On December 1, the Alberta Energy Regulator (AER) brought into force the new Liability Management Framework (LMF) as previously announced on July 30, 2020. The LMF is detailed in Directive 088: Licensee Life-Cycle Management and Manual 023.
The LMF consists of six components, with two describing substantively new programs. The first new program is a licensee capability assessment (LCA), which replaces the license transfer provisions of the licensee liability rating (LLR) program under Directive 006. The second is an inventory reduction program (IRP), stipulating a minimum annual abandonment and reclamation spend, and regulatory incentives for spending above the requirement. The LCA and IRP are intended to work together to reduce the number of inactive and orphaned wells and other infrastructure in Alberta. This update focuses on the LCA, and the new factors the AER will examine under it.
For an overview of the LMF’s six components please see here.
Application of the LCA
The LCA applies to licensees or approval holders regulated under the Oil and Gas Conservation Act and the Pipeline Act. This includes conventional oil and gas wells, pipelines and facilities and some in situ facilities. It does not apply to oil sands or coal mining and processing facilities.
The LCA will be used for three purposes. First, to inform the AER on the eligibility of applicants to hold licences under Directive 067. Secondly, informing the need for, and amount of, security in licence and approval applications and transfers. Thirdly, to set the AER’s mandated target for a licensee under the IRP.
The LCA has two major components: a risk group assessment and a performance group assessment. Together these assessments inform a qualitative determination by the AER of a licensee’s ability to meet its regulatory and liability obligations throughout the lifecycle of an energy development. This is in contrast to the previous quantitative determination made under the LLR program.
Risk group assessment
The risk group assessment measures a licensee’s level of financial distress and its magnitude of liability.
Level of Financial Distress
The level of financial distress evaluation analyzes five parameters from financial data provided by a licensee under Directive 067:
- Net profit margin (three-year average);
- Current ratio;
- Debt-to-equity ratio;
- Interest coverage ratio; and
- Cash flow from operations to debt ratio.
These five parameters are weighted differently, with the net profit margin and the current ratio together accounting for 60% of the analysis. The AER’s analysis will determine a licensee’s level of financial distress as low, medium or high.
Magnitude of Liability
The magnitude of liability is based on a licensee’s site-specific liabilities under Directive 001 and abandonment, remediation and reclamation liabilities under Directive 011. Licensees with a total magnitude of liability of less than $25 million will be assigned a “low” rating, between $25 and $150 million as “medium,” and greater than $150 million as “high.”
Performance group assessment
The performance group assessment breaks licensees into peer groups and then ranks them within their defined peer group. Peer groups, broadly, are producers, pipeline operators, midstream companies and waste management companies. The producer peer group is further divided based on producer size and production type (i.e., junior-dry gas, or intermediate-heavy oil/bitumen). Licensees are ranked in four categories: 1) remaining lifespan of resources; 2) operations; 3) closure; and 4) administration. These categories are broken down into numerous factors, each of which is weighted differently, depending on the peer group.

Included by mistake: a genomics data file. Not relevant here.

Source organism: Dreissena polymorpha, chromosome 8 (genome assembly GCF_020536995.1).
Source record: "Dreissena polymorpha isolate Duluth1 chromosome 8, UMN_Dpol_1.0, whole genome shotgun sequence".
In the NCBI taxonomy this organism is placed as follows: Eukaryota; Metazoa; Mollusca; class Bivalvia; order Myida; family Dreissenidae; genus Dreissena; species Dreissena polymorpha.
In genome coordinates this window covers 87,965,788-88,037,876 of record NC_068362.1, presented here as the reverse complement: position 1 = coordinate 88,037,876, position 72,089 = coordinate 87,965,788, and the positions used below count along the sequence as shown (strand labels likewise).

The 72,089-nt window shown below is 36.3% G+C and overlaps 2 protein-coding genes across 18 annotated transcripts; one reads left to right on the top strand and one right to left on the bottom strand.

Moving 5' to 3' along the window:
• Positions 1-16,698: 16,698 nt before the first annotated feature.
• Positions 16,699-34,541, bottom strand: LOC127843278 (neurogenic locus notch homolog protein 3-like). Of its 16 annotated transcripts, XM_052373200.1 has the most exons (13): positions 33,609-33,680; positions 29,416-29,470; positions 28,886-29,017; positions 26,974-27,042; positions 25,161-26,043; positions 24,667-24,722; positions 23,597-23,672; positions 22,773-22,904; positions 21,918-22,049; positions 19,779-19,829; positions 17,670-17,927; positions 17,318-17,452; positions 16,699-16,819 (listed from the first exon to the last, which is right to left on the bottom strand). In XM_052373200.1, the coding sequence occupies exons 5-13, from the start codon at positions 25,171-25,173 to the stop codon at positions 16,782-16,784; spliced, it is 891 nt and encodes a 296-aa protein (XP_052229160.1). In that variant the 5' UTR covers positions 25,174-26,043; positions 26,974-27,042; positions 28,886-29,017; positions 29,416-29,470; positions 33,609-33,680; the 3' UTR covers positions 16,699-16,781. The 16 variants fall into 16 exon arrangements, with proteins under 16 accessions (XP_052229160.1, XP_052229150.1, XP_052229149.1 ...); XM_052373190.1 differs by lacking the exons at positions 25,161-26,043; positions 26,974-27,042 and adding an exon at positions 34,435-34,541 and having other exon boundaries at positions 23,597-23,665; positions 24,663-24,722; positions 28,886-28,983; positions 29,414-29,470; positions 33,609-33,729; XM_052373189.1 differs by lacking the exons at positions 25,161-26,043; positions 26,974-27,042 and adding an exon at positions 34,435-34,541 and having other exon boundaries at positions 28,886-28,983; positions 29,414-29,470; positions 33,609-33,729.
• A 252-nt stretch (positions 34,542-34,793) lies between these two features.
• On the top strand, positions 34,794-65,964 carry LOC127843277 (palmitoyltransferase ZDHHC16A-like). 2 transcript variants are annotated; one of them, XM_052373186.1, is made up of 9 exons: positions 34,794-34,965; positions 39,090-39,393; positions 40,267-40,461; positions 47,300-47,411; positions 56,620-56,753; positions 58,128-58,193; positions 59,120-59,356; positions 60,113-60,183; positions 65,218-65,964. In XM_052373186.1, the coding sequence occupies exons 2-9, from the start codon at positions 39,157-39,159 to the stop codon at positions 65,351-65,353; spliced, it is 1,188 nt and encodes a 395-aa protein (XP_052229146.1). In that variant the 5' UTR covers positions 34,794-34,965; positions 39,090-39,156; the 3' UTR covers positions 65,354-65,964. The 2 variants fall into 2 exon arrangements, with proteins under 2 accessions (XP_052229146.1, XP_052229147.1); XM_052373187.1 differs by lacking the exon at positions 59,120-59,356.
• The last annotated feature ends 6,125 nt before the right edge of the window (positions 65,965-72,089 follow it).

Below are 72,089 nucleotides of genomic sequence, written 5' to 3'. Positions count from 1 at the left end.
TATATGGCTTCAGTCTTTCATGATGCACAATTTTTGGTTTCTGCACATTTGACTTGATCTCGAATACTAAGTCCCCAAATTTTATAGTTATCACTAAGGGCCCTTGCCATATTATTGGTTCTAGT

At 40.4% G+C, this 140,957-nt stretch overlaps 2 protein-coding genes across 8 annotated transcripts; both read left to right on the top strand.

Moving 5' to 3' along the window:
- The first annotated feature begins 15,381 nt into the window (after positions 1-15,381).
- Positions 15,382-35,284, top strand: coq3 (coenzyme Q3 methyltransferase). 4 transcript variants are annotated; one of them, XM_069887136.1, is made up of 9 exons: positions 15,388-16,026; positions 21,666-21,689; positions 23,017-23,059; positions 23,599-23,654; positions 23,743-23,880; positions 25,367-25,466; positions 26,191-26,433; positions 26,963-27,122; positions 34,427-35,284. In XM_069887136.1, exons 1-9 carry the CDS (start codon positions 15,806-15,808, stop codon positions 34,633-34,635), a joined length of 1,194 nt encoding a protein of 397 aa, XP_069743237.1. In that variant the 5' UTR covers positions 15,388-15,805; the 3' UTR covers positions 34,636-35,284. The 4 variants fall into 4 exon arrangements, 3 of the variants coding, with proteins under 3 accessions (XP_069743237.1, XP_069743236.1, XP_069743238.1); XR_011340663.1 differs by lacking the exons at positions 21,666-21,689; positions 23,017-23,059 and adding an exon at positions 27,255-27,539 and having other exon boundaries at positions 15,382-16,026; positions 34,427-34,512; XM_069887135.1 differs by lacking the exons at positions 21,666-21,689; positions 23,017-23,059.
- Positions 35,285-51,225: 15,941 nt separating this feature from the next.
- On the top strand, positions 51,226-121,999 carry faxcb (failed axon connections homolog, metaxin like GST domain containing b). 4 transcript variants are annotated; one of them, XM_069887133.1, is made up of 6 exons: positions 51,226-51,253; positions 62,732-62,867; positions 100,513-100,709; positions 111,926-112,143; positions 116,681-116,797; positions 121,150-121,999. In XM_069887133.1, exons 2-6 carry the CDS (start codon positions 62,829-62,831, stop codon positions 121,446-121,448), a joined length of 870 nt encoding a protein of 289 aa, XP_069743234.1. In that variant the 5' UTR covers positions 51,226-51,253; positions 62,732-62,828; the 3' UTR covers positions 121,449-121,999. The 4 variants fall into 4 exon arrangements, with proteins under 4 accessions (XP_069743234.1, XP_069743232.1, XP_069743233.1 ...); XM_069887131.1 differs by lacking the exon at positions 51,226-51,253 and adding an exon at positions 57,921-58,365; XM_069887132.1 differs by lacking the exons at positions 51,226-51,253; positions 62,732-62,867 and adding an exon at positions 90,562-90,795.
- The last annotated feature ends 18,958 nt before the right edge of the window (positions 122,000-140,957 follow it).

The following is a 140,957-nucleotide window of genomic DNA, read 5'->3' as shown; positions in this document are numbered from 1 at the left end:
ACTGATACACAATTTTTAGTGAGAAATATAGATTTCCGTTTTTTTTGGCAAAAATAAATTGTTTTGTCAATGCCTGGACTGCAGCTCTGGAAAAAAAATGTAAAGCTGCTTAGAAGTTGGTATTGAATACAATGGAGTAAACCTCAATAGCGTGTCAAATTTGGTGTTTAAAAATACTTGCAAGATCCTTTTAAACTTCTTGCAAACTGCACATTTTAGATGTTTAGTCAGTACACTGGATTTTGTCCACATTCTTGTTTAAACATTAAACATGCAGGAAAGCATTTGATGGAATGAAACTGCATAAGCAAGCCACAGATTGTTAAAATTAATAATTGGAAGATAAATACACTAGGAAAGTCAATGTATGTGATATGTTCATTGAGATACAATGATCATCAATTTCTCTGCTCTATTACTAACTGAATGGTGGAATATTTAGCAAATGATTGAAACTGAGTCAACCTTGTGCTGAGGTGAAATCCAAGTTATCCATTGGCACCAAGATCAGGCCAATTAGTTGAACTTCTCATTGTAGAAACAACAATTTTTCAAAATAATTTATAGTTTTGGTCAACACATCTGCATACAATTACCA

Remaining Lifespan of Resources
This category looks at the longevity of a licensee’s mineral resources and whether current operations can fund required closure activities. For producers, the AER is focused on production decline rates and inactive and marginal well ratios. For midstream and waste management companies, the focus is on inactive facility ratios.
The operations category focusses on a licensee’s history of safe and responsible operations and regulatory compliance. The preeminent factors in this category, for all peer groups, are non-compliance rates in inspections, non-compliance with well downhole requirements under Directive 013 and release and spill rates.
The closure category includes factors that track recent closure-related expenditures and the pace of a licensee’s abandonment and reclamation liability growth. The most heavily weighted factors are the ratio of closure spend to deemed liability and the inactive liability trend; essentially whether inactive liabilities have increased or decreased in the last three years, and at what rate.
This category considers a licensee’s compliance record on administrative matters, payment of AER fees and levies and payment for mineral leases. There are three equally weighted factors in this category: 1) compliance and payment into the orphan fund; 2) payment into the administrative fund levy; and 3) compliance with mineral lease expiry notices.
Payment of security
The AER may require security be posted by applicants for new licences or by parties to a licence or approved transfer. The value of this security will be informed, in part, by the LCA. Although Directive 088 describes the factors and their weighting considered in the LCA, it remains to be seen how the LCA will be used in practice. One hurdle for both licensees and the AER will be translating the qualitative labels generated by the LCA into quantitative security requirements in a transparent process. Another will be for licensees to gain enough comfort with the LCA process to calculate security requirements, if any, before an application for a regulatory approval or in conjunction with a transaction.